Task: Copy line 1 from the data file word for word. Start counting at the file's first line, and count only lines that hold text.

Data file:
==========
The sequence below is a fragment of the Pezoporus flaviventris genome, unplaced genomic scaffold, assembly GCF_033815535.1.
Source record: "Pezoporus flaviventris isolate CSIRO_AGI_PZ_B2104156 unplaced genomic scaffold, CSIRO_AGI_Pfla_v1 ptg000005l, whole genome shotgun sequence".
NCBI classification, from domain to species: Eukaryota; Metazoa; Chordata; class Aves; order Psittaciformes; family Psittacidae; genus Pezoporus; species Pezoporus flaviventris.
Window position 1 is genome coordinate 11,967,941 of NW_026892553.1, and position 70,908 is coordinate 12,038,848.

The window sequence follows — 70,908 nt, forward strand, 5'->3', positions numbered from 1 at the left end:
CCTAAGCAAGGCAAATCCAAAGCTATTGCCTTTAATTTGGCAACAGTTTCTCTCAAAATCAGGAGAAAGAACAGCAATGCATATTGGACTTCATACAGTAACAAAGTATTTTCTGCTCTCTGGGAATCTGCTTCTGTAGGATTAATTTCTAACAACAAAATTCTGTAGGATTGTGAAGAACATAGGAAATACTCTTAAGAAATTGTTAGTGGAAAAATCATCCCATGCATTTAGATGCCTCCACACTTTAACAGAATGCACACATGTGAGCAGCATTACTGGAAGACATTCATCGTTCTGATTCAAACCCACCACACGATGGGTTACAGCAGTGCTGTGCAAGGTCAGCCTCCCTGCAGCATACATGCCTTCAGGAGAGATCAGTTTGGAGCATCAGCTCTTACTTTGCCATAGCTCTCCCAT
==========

The sequence below is a fragment of the Pezoporus flaviventris genome, unplaced genomic scaffold, assembly GCF_033815535.1.